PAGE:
Who is most likely to vote during the upcoming European elections?
Between May 23 and 26, European Union citizens will vote to fill 751 seats in the European Parliament. Each country holds voting separately with countries voting on different days.
There are 508 million EU citizens across 28 member states. Here's what voter turnout looked like during previous elections.
Watch Euronews' Emma Beswick break it all down in the video player above.
Voter turnout decreasing
Every election since 1979 has seen lower voter turnout than the previous election.
Voter turnout went from an all-time high of 61.99% among the 9 European nations that voted in 1979 to the lowest turnout in 2014 at 42.31% among 28 states.
"Many commentators have contributed it to the fact that as the second world war generation, the generation that fought in that war die out, there are fewer and fewer people who see voting as an obligation,” editor-in-chief Euan Healey of Europe Elects told Euronews.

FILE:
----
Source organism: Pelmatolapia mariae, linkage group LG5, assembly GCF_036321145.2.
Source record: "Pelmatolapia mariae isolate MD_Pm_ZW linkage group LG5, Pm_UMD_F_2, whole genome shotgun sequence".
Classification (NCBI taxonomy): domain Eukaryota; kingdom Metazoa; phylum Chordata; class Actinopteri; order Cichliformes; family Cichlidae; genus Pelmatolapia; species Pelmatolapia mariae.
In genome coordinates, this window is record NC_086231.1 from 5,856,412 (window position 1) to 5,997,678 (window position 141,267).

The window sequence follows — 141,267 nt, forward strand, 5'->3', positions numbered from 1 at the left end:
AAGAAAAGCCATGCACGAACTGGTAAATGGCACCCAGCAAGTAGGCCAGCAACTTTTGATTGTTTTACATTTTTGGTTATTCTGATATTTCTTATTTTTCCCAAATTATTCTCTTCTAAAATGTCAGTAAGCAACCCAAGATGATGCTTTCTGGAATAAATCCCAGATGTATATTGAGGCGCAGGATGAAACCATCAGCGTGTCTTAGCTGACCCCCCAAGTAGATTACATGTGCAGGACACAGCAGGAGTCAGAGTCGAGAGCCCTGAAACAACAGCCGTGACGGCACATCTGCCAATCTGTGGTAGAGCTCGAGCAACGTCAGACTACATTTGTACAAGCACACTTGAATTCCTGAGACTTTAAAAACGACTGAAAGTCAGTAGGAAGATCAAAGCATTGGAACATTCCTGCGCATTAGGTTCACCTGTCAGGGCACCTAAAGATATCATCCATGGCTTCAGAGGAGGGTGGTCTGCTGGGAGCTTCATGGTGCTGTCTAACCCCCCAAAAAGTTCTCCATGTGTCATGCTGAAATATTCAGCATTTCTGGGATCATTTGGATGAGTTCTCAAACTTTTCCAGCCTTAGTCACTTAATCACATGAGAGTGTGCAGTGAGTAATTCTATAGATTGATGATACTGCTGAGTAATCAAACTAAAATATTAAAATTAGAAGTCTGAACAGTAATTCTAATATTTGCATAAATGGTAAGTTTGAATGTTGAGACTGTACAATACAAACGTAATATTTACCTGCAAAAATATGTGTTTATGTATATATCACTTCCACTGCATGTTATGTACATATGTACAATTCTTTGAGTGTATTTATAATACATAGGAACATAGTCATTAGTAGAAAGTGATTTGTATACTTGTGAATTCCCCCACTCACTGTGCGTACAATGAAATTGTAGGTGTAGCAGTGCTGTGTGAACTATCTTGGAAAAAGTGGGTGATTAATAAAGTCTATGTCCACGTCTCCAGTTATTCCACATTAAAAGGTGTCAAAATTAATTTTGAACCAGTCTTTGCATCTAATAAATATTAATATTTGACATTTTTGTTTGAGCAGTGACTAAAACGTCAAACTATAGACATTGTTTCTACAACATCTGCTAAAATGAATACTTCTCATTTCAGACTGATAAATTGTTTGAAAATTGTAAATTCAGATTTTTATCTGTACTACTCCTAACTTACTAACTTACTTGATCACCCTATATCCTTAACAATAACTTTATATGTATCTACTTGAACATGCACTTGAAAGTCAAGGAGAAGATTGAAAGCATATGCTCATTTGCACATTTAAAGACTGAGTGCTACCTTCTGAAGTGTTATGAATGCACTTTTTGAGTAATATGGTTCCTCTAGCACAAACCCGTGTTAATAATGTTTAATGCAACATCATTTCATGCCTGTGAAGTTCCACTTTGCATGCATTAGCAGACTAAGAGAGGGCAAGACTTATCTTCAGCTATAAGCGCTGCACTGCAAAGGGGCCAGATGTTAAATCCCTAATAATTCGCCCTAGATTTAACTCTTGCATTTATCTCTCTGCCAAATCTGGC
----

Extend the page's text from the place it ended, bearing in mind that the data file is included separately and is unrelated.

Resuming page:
In countries where voting is mandatory, turnout is higher.
Belgium, Bulgaria, Cyprus, Greece, and Luxembourg all have compulsory elections.
In 2014, voter turnout was highest in Belgium (89.64%) and Luxembourg (85.55%). Turnout was low in the Czech Republic (18.20%) and Slovakia (13.05%).
Men were more likely than women to vote in the 2014 election.
Turnout was highest among older voters. Some 51% of the over 50s group voted in the European elections, but only 28% of the 18-24-year-old age group voted.
Managers, those who are self-employed, and retirees had the highest turnout whereas homemakers, students, manual workers, and the unemployed were less likely to vote, according to the EU's post-election polling data.
Tune in to Euronews for extensive EU elections coverage throughout the week.